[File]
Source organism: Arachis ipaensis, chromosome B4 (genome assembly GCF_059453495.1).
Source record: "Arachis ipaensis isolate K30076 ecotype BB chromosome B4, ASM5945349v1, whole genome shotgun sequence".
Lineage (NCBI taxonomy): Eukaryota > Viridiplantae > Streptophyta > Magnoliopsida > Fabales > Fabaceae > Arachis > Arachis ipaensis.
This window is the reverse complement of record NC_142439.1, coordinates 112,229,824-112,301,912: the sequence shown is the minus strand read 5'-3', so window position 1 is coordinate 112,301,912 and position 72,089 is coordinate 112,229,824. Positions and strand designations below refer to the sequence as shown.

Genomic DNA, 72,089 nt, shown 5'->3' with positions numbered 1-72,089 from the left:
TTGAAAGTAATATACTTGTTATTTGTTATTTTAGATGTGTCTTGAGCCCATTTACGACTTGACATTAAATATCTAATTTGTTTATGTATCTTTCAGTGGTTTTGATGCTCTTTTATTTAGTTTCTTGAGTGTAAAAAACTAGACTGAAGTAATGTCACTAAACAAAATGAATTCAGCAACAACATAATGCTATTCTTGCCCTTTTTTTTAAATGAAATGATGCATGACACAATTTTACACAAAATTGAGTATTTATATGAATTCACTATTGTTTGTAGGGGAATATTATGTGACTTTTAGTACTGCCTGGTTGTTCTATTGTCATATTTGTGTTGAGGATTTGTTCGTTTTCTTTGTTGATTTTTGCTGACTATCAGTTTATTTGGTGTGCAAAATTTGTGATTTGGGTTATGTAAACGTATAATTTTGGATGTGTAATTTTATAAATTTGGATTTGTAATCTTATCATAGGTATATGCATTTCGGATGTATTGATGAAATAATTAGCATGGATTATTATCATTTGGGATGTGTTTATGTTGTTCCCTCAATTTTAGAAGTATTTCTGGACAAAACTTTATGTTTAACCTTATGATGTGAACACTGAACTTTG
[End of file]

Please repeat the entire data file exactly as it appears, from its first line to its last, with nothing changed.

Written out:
Source organism: Arachis ipaensis, chromosome B4 (genome assembly GCF_059453495.1).
Source record: "Arachis ipaensis isolate K30076 ecotype BB chromosome B4, ASM5945349v1, whole genome shotgun sequence".
Lineage (NCBI taxonomy): Eukaryota > Viridiplantae > Streptophyta > Magnoliopsida > Fabales > Fabaceae > Arachis > Arachis ipaensis.
This window is the reverse complement of record NC_142439.1, coordinates 112,229,824-112,301,912: the sequence shown is the minus strand read 5'-3', so window position 1 is coordinate 112,301,912 and position 72,089 is coordinate 112,229,824. Positions and strand designations below refer to the sequence as shown.

Genomic DNA, 72,089 nt, shown 5'->3' with positions numbered 1-72,089 from the left:
TTGAAAGTAATATACTTGTTATTTGTTATTTTAGATGTGTCTTGAGCCCATTTACGACTTGACATTAAATATCTAATTTGTTTATGTATCTTTCAGTGGTTTTGATGCTCTTTTATTTAGTTTCTTGAGTGTAAAAAACTAGACTGAAGTAATGTCACTAAACAAAATGAATTCAGCAACAACATAATGCTATTCTTGCCCTTTTTTTTAAATGAAATGATGCATGACACAATTTTACACAAAATTGAGTATTTATATGAATTCACTATTGTTTGTAGGGGAATATTATGTGACTTTTAGTACTGCCTGGTTGTTCTATTGTCATATTTGTGTTGAGGATTTGTTCGTTTTCTTTGTTGATTTTTGCTGACTATCAGTTTATTTGGTGTGCAAAATTTGTGATTTGGGTTATGTAAACGTATAATTTTGGATGTGTAATTTTATAAATTTGGATTTGTAATCTTATCATAGGTATATGCATTTCGGATGTATTGATGAAATAATTAGCATGGATTATTATCATTTGGGATGTGTTTATGTTGTTCCCTCAATTTTAGAAGTATTTCTGGACAAAACTTTATGTTTAACCTTATGATGTGAACACTGAACTTTG